North Korea tested its first nuclear weapon in 2006. Wednesday’s test registered as a 5.1 earthquake, which analysts say makes the bomb larger than anything the rogue nation has exploded before, but not large enough to be a true hydrogen bomb, which is many times more powerful than a simple atomic bomb.
Regardless of the bomb’s size, the damage to relations to North Korea’s relationship with China, upon which it still relies for food and numerous basic raw materials, is clear. “Since the last test in 2013 China has cooled considerably in its friendship with North Korea. Now, after the fourth test, they are clearly mad as hell with Kim and Pyongyang. Many in the Chinese leadership feel the regime in Pyongyang is blackmailing them with nuclear tests in return for increased aid. China is focused on its economic downturn and doesn't need a troublesome neighbor,” Paul French, the author of North Korea: State of Paranoia, told America via Facebook Messenger.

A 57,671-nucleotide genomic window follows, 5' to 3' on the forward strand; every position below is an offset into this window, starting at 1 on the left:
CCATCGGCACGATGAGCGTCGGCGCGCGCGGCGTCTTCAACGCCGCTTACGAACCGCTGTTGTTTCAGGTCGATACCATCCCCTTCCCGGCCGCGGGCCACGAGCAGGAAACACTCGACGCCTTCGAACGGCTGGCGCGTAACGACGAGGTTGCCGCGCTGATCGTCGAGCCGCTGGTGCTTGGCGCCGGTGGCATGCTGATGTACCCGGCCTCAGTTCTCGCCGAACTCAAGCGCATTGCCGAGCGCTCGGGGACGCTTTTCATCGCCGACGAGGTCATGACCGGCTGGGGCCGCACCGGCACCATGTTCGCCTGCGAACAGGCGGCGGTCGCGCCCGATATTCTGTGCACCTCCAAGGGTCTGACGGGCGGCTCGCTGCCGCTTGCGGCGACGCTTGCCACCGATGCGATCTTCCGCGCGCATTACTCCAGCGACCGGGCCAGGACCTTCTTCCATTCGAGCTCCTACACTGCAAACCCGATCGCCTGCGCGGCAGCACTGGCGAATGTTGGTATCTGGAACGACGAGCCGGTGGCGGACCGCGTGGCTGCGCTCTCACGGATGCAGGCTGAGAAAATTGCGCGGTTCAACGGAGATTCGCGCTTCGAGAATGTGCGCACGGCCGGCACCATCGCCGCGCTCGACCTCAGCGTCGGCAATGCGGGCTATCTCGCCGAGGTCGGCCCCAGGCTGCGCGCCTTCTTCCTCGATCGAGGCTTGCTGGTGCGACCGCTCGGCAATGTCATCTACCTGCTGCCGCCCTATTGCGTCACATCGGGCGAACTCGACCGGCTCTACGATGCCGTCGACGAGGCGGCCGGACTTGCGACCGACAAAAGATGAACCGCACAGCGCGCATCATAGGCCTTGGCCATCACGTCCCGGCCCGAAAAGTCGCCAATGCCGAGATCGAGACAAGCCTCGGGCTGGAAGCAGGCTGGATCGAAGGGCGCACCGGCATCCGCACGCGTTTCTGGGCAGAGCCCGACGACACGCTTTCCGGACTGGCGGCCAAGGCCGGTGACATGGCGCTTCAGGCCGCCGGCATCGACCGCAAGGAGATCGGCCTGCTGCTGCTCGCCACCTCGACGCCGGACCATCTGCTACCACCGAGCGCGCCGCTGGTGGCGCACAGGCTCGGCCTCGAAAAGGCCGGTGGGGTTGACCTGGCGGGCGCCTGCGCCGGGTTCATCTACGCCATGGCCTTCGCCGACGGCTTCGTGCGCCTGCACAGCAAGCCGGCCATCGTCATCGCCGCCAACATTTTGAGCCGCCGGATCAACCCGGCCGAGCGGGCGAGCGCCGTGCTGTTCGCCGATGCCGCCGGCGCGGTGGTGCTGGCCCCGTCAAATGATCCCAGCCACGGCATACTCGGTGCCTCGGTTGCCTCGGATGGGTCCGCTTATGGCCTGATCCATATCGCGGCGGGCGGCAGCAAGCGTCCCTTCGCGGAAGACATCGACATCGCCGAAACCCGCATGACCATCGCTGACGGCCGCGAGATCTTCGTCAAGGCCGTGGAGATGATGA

While its management of North Korea was once a regional bargaining chip for Beijing, its lack of influence there is instead a growing problem.
“Whilst China is an economic superpower it has not yet emerged as a diplomatic superpower. This is an opportunity for them to step up, reconvene and lead a new round of Six-Party Talks and, at the same time, work closely with America to find an Iran-style solution to North Korea. They could play this as a win, get international kudos and work closely with the US. So far it seems they will fume in private, be mealy-mouthed in public and squander another chance to seriously take the lead in regional and world affairs,” French said.More in America Magazine.
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